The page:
It is not a matter of degree except in the head of one making such an argument. What that argument boils down to is.....it is a matter of how much I agree with the desired outcome of the use of such funds.
I am interested in what the money is being used for or who is being bought and influenced at the expense of the man in the street.
I haveread an article that said that there are 5 lobbyists from the finance industry/ corporate banking and Wall Street for every Senator or Representative. How much money is being thrown around, is it no surprise that Wall Street and the big money people always dodge the bullet or are never successfully reined in or made accountable? It is all found to a degree on both sides, but which side clearly states a position of always giving these folks the benefit of the doubt or a free pass?
I consider all politicians responsible for the problems with lobbying. Funny, because I firmly believe Obama, during hammering out the details for the Affordable Care Act, gave everyone a seat at that table other than the American people. He wasn't a Republican.
Conservatives do not so much give big corporations a free pass as much as they do believe in the principles of free market and capitalism. I don't always agree with things they do but I do not chalk that part up to being more corrupt than the next politician.
I thought that Obama was attempting to rein an out of control heath care industry for the American people, in the spirit of The Social Security Act or Medicare supported by earlier Presidents. But again, the difference in our perspectives is what makes you conservative and me progressive in outlook.
The unrestrained, unfettered operation of capitalism and the free-market is a problem in itself. In my opinion, everything requires a leash of some sort. You conservatives have your man and your legislatures in power, so we on the outside are not in a conciliatory mood. Is that not to be expected, 5 years ago, that was the stance of the other side? I have come to the conclusion that oil and water will never mix. We must play hard ball and defeat advocates for the Right through education and at the polls.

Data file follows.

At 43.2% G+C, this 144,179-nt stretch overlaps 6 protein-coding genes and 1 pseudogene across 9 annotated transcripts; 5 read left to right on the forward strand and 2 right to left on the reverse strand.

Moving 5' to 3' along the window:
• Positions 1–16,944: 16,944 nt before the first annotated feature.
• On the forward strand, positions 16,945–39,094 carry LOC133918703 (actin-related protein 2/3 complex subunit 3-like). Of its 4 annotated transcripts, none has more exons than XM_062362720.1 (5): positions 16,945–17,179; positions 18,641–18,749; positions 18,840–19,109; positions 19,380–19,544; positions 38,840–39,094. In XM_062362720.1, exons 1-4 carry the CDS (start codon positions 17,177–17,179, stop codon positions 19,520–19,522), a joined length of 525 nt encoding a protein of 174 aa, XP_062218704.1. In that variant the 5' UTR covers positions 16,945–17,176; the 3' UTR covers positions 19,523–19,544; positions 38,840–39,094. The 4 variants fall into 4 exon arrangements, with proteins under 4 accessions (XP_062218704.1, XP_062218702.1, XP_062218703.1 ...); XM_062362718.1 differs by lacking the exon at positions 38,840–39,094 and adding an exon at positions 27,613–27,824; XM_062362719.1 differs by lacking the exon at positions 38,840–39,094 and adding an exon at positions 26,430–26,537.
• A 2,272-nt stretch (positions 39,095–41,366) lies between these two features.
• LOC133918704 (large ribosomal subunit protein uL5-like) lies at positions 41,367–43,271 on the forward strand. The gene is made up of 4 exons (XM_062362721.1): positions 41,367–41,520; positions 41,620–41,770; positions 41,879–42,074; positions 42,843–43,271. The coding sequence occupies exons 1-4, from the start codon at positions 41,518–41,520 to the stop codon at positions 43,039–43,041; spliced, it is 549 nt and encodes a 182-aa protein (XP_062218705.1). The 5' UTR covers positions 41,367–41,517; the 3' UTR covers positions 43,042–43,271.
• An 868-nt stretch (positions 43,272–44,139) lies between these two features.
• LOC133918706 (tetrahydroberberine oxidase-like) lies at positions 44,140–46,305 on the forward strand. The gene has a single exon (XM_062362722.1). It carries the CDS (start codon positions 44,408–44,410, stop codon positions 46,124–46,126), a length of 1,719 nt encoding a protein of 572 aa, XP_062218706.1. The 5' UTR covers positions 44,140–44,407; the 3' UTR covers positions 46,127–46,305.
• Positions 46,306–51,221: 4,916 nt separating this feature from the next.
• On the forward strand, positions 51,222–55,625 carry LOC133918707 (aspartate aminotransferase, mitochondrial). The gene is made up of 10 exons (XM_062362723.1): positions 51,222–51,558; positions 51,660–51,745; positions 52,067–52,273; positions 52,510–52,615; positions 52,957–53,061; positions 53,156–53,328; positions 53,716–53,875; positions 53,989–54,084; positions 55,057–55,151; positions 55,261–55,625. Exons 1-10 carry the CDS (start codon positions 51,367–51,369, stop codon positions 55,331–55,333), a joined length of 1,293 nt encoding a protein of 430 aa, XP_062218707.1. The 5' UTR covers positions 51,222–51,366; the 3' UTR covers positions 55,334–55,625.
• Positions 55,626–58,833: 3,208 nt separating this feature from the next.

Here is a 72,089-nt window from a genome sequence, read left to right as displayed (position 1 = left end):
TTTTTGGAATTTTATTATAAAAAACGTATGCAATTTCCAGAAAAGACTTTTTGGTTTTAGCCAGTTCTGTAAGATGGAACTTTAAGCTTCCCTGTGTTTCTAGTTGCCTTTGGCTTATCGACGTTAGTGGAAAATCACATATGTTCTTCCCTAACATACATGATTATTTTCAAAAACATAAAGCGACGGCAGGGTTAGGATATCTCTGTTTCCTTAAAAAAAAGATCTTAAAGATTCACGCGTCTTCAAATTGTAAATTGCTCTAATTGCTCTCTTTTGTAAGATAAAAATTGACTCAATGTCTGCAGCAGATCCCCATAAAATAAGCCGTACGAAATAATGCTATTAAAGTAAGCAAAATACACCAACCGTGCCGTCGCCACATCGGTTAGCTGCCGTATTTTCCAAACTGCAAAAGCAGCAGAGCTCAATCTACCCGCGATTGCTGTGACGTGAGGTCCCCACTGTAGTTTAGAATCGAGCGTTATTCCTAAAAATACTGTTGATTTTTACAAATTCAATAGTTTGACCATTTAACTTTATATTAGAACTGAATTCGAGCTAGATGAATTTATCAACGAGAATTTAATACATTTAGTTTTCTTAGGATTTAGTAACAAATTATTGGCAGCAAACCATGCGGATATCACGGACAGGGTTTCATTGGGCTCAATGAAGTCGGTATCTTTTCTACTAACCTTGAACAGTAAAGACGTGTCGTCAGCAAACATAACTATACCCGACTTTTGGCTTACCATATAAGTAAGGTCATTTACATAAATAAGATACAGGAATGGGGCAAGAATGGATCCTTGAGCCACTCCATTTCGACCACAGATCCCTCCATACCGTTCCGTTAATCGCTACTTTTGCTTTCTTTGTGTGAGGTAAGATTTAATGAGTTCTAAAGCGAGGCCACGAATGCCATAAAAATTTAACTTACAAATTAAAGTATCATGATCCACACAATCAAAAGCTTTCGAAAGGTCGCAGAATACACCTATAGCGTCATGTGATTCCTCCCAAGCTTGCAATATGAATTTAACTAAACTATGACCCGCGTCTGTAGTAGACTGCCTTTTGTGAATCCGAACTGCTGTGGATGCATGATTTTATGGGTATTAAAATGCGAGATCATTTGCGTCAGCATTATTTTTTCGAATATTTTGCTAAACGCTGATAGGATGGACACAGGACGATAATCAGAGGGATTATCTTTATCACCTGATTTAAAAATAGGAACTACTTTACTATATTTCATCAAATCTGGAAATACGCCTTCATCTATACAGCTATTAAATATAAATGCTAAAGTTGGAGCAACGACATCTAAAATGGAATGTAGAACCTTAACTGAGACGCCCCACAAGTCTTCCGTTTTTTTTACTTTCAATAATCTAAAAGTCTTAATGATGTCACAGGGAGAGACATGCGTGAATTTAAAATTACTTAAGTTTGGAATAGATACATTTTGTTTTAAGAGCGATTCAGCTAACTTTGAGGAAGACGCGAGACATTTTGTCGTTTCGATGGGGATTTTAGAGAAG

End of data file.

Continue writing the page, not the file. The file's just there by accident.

What do our opposing groups really have in common outside the need to maintain rule of law, popular sovereignty as part of the foundation of this republic?
The people rule here, and I am content to ultimately let them decide. But, I clearly have my point of view and duty to bring my perspective to the public forum as do you.
I'm afraid I do agree that the unrestrained, unfettered operation of capitalism and the free-market is a problem in itself. I, personally, think that capitalism is an imperfect system on a global scale and will eventually need to be replaced. But, I disagree with a lot of how the left thinks this can be accomplished.
I tend to agree, but for perhaps different reasons. When a government uses tax monies to subsidize a business, and that business operates internationally, there is a major problem in competing with it. When a government decides that their product, whether steel, cars, computers or anything else, needs a boost and applies tariffs to competing, foreign, products, there is a major problem in competing with it.
The free market will work internationally only when governments stop interfering with the process. Of course, that will leave this country dependent on that country for what it wants or needs, and that raises another problem in itself. And when it comes to labor, well, we see the result in that our own industry dies out as people go to cheaper labor for what they want. In the world today, then, the free market can only work with similar countries; when the capital from the US and labor from a third world country is behind the product we have a major problem.